- Blood specimens (complete blood counts and chemistries) were obtained.
- Global assessment of efficacy was made by the investigator based on severity of constipation compared with baseline on a four-point Likert-type scale.
- Twenty-seven patients were evaluable in each group for efficacy.
- Two patients were excluded secondary to taking restricted concomitant medications.
- One subject was lost to follow-up before taking study medication.
- Patient demographics were comparable.
- Mean number of stools per day was significantly greater in the bisacodyl group (1.8, SD = 1.5) compared to placebo (0.95, SD = 0.6) over the treatment phase (p = 0.0061).
- Mean stool consistency score improved from hard at baseline for both groups to soft and well formed (2.8, SD = 1.1) during bisacodyl treatment, remaining from moderately hard to hard for placebo (4.2; p < 0.0001).
- In terms of global efficacy assessment, 19 of 27 patients in the bisacodyl group compared to 14 of 27 patients in the placebo group were assessed as significantly or somewhat improved; the finding was not statistically significant (p = 0.423).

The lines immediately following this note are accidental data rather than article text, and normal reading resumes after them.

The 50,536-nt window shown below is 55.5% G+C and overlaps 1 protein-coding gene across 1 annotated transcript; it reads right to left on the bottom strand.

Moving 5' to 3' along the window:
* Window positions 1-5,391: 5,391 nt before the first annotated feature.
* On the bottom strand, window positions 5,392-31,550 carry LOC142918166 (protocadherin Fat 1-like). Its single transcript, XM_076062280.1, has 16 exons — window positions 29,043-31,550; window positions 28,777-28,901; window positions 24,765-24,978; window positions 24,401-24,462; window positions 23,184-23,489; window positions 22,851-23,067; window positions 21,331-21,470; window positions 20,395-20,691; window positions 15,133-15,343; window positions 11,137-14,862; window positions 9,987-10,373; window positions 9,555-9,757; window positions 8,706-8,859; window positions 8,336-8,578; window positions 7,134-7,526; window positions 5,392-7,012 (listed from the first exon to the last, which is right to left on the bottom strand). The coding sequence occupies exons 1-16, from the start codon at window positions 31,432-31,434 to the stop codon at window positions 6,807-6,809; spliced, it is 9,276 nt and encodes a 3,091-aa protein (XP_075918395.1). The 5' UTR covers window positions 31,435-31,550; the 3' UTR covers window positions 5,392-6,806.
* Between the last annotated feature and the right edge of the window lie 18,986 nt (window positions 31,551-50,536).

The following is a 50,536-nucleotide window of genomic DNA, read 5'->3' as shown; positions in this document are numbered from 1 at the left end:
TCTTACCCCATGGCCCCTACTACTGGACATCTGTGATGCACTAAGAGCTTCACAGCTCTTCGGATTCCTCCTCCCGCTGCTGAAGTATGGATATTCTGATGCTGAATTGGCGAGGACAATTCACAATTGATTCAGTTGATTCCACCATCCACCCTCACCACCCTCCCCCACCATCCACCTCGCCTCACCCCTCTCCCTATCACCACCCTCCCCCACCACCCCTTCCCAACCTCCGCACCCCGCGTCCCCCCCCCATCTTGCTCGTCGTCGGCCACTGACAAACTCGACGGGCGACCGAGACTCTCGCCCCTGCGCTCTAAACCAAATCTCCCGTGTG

Bisacodyl is effective and safe in improving stool frequency and consistency.
- The power analysis needed 28 patients per group, but only 27 patients per group completed the study.
- All patients were Caucasian.
- The sample was predominantly female, which is reflective of a higher proportion of women experiencing constipation in the general population.
- Although adverse events were reported, no evidence suggested patients were specifically asked about abdominal cramping and flatulence, which were listed as objective rather than subjective symptom data by the authors.
- Patients in the study were in good health; therefore, patients with cancer were excluded.
Kienzle-Horn, S., Vix, J.M., Schuitjt, C., Peil, H., Jordan, C.C., & Kamm, M.A. (2007). Comparison of bisacodyl and sodium picosulfate in the treatment of chronic constipation. Current Medical Research and Opinion, 23, 691–699.doi: 10.1185/030079907X178865
To compare the safety and efficacy of bisacodyl and sodium picosulphate.
Intervention Characteristics/Basic Study Process: